Treasury of Scripture Knowledge

Psalm 117:1 O praise the LORD, all you nations: praise him, all you people.

December 20. "That I Should be the Minister of Jesus Christ to the Gentiles, Ministering the Gospel of God" (Rom. xv. 16).
"That I should be the minister of Jesus Christ to the Gentiles, ministering the Gospel of God" (Rom. xv. 16). This is a very beautiful and practical conception of missionary work. There is a great difference in being consecrated to our God. We may be consecrated to our work and consecrated to our God. We may be consecrated and fitted to do missionary work, and utterly fail, if He should call us to do something different. But when we are consecrated to Him, we shall be ready for anything He may require
Rev. A. B. Simpson—Days of Heaven Upon Earth

September 10. "Wherefore, Receive Ye one Another as Christ Also Received Us, to the Glory of God" (Rom. xv. 7).
"Wherefore, receive ye one another as Christ also received us, to the glory of God" (Rom. xv. 7). This is a sublime principle, and it will give sublimity to life. It is stated elsewhere in similar language, "Whatsoever ye do in word or deed, do all in the name of the Lord Jesus." This is our high calling, to represent Christ, and act in His behalf, and in His character and spirit, under all circumstances and toward all men. "What would Jesus do?" is a simple question which will settle every difficulty,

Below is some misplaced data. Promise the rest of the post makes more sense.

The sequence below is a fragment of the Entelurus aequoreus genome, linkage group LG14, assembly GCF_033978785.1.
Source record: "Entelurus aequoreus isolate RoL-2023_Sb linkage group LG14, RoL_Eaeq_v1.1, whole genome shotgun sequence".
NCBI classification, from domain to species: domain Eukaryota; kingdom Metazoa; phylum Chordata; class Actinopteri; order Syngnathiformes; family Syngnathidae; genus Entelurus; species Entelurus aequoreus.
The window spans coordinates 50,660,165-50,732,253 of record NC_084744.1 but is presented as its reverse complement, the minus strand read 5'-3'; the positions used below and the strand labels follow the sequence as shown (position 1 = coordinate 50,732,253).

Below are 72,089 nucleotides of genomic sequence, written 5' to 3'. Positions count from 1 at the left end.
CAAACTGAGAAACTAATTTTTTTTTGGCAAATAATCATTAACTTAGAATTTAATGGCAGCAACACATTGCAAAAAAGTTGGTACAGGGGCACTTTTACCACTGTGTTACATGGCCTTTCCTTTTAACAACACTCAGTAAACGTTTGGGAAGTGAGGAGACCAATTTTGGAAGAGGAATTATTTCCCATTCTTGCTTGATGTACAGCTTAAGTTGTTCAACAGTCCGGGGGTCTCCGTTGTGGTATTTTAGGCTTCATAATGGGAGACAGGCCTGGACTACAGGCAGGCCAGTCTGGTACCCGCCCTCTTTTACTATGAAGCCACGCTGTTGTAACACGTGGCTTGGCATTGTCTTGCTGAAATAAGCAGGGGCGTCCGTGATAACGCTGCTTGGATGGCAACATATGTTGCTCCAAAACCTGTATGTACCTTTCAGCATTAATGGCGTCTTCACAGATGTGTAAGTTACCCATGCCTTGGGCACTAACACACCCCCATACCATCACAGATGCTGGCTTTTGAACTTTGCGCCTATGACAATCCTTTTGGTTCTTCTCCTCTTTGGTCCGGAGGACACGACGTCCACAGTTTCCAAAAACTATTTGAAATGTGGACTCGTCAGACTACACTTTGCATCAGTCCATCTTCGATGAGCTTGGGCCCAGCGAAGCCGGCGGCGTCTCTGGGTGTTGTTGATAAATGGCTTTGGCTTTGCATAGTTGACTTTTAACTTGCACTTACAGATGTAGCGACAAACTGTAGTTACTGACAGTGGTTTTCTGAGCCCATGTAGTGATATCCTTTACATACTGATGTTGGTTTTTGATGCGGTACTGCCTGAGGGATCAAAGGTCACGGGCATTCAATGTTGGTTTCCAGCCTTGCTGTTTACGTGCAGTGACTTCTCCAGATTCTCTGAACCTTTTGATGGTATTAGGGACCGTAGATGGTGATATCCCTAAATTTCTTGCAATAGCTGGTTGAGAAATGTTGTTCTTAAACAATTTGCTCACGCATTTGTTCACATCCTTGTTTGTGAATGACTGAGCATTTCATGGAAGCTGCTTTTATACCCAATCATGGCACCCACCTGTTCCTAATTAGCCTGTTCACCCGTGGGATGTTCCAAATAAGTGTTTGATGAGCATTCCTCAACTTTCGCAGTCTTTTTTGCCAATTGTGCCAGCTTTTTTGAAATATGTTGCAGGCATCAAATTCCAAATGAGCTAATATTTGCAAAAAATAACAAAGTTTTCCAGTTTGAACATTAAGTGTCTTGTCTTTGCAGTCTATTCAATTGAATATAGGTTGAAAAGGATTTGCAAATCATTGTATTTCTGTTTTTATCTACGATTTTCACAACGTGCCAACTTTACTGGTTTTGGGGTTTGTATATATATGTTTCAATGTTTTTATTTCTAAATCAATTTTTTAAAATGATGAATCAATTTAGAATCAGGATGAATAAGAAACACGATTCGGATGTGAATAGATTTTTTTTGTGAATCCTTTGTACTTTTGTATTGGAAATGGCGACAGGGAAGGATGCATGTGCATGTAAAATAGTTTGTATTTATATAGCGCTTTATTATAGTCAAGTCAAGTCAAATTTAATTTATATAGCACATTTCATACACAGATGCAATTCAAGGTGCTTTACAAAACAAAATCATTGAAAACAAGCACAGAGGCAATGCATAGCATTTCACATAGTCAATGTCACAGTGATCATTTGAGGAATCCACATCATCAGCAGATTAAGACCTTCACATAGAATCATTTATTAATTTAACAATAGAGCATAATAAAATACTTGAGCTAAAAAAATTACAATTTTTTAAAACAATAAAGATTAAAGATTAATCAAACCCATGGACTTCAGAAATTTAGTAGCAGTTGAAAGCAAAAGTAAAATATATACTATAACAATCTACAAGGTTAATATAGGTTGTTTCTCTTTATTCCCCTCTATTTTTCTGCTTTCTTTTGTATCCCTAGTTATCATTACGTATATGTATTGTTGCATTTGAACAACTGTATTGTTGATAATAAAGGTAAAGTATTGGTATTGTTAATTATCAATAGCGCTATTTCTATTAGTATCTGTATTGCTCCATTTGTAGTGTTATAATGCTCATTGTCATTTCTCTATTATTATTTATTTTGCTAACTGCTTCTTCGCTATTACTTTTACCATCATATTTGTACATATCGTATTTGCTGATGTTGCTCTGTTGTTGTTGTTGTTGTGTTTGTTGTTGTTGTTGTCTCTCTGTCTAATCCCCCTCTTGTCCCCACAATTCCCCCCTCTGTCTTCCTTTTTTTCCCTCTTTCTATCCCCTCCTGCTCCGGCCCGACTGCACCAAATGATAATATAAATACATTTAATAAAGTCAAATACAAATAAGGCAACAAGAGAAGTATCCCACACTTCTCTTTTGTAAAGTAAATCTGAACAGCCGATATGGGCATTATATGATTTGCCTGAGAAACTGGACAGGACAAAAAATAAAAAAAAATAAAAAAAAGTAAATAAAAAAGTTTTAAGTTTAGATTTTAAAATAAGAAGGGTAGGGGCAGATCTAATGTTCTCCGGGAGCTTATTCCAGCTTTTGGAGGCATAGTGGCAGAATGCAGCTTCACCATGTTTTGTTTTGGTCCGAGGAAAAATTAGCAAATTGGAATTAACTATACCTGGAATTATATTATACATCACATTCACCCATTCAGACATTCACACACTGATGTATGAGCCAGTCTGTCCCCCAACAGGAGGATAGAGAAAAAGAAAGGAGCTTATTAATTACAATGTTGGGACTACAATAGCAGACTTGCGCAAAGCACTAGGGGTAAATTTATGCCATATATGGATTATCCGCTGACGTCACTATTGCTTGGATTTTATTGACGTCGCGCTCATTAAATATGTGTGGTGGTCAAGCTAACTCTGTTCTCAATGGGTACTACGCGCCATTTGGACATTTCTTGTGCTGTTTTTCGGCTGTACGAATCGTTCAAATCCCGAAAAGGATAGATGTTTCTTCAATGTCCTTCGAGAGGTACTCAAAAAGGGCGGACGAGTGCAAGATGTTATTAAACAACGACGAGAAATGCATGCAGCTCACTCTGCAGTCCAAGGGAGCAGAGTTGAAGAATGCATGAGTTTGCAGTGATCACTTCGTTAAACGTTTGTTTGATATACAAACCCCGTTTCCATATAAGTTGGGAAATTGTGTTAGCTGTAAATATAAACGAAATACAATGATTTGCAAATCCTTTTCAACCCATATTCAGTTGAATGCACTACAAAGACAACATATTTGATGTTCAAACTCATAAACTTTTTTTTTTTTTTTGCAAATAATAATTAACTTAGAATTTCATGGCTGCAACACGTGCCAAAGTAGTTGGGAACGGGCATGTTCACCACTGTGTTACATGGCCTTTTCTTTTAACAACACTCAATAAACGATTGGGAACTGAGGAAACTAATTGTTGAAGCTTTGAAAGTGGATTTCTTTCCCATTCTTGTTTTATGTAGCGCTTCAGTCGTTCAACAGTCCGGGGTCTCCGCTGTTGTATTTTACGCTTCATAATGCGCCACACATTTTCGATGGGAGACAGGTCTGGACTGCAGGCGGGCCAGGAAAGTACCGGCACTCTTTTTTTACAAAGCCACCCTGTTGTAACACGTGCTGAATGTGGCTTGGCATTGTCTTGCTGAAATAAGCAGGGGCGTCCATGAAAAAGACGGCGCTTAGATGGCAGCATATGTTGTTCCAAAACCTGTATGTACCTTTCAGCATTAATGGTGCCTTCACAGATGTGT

Rev. A. B. Simpson—Days of Heaven Upon Earth

Undesigned Coincidences.
Between the letters which bear the name of Saint Paul in our collection and his history in the Acts of the Apostles there exist many notes of correspondency. The simple perusal of the writings is sufficient to prove that neither the history was taken from the letters, nor the letters from the history. And the undesignedness of the agreements (which undesignedness is gathered from their latency, their minuteness, their obliquity, the suitableness of the circumstances in which they consist to the places
William Paley—Evidences of Christianity

From the Supplement to the Summa --Question Lxxii of the Prayers of the Saints who are in Heaven
I. Are the Saints cognizant of our Prayers? II. Ought we to appeal to the Saints to intercede for us? III. Are the Saints' Prayers to God for us always heard? I Are the Saints cognizant of our Prayers? On those words of Job,[267] Whether his children come to honour or dishonour, he shall not understand, S. Gregory says: "This is not to be understood of the souls of the Saints, for they see from within the glory of Almighty God, it is in nowise credible that there should be anything without of
St. Thomas Aquinas—On Prayer and The Contemplative Life

Cross References
Psalm 117:1
Praise the LORD, all you nations; extol him, all you peoples.

Romans 15:12
And again, Isaiah says, "The Root of Jesse will spring up, one who will arise to rule over the nations; in him the Gentiles will hope."